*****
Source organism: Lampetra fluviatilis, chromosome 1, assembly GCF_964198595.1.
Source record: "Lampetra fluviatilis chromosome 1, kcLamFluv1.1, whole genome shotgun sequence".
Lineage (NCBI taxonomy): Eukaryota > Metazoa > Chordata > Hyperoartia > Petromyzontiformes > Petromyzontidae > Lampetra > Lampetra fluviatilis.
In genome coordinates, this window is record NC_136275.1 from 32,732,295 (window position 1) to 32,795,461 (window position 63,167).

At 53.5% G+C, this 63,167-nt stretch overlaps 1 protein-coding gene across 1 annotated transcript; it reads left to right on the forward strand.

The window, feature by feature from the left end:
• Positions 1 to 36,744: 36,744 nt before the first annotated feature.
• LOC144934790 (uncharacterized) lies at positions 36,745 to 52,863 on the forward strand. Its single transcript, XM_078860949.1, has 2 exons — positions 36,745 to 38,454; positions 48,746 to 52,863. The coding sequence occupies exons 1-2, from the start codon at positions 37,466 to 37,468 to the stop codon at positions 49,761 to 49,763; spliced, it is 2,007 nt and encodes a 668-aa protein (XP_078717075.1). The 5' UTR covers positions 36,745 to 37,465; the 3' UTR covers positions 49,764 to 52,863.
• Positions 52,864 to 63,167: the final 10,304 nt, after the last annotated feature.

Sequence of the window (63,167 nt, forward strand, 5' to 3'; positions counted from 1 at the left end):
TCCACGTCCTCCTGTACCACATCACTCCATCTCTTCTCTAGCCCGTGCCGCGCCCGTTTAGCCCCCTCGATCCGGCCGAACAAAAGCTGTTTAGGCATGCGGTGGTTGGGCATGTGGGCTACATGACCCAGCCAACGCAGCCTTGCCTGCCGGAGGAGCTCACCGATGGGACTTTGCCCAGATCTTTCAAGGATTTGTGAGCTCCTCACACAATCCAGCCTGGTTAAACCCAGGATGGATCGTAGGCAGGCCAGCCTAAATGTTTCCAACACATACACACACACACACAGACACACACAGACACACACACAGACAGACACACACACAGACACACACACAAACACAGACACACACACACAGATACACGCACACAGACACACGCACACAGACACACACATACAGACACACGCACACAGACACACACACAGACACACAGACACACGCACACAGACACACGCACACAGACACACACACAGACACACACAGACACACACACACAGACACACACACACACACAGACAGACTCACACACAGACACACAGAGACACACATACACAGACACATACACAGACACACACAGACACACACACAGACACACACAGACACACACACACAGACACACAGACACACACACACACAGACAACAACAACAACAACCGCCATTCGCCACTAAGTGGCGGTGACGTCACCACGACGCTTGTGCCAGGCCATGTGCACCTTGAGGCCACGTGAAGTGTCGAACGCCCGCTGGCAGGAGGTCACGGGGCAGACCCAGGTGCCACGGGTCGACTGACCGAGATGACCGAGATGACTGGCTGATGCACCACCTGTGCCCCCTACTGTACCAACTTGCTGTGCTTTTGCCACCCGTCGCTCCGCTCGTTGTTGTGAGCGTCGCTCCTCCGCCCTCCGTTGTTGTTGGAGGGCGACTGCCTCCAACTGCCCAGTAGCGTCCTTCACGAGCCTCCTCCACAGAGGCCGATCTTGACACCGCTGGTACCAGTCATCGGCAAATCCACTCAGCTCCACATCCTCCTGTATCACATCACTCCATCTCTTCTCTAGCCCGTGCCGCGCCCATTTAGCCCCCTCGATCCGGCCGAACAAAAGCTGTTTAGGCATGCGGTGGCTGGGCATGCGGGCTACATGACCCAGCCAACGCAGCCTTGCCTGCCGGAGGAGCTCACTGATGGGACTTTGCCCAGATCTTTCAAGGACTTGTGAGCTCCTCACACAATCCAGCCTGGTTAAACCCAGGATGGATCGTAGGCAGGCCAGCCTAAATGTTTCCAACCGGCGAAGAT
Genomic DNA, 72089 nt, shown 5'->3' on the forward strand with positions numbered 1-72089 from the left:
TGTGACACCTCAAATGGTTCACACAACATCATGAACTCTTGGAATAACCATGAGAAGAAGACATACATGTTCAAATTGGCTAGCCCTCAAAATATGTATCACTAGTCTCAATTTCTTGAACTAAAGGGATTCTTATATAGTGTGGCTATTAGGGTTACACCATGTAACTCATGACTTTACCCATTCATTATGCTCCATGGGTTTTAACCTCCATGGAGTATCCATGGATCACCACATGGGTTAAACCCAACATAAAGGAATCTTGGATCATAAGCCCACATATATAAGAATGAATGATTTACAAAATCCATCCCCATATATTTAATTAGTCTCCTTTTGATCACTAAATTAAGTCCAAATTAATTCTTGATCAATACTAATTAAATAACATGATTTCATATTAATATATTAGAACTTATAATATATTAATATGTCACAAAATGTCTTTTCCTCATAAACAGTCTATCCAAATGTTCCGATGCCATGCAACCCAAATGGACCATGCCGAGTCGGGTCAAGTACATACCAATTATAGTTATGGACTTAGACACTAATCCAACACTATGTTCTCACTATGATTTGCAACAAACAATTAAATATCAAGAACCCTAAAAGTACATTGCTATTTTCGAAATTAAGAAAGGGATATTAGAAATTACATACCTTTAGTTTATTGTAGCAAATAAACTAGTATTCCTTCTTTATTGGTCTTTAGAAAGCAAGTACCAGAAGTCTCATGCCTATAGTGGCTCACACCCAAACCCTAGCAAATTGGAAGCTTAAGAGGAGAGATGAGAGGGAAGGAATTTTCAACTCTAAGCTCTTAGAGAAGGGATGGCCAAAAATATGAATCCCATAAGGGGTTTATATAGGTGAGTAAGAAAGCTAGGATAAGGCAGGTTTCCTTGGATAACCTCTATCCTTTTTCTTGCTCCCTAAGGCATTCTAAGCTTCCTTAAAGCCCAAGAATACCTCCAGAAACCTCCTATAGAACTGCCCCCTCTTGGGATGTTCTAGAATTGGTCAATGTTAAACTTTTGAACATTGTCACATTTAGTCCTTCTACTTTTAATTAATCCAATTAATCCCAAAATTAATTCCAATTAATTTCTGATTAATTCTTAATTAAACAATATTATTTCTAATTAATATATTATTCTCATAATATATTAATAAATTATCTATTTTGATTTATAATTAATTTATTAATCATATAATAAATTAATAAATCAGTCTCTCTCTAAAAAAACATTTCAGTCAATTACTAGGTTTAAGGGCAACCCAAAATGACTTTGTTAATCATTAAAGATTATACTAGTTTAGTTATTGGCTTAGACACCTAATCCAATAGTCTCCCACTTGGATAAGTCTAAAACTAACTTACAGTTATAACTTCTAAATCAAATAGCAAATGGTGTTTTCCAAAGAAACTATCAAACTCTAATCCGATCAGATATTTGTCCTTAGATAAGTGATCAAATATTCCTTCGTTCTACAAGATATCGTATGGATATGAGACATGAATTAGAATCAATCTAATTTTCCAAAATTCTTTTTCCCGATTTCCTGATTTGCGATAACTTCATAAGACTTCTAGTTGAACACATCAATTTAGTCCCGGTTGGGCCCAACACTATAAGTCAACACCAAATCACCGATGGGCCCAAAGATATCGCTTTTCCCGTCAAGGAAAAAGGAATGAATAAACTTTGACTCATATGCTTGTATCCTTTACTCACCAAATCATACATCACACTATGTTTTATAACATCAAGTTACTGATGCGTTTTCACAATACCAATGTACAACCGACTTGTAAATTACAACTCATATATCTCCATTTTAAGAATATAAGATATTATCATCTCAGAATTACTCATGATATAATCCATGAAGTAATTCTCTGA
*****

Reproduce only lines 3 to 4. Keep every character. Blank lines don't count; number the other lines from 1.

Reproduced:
Lineage (NCBI taxonomy): Eukaryota > Metazoa > Chordata > Hyperoartia > Petromyzontiformes > Petromyzontidae > Lampetra > Lampetra fluviatilis.
In genome coordinates, this window is record NC_136275.1 from 32,732,295 (window position 1) to 32,795,461 (window position 63,167).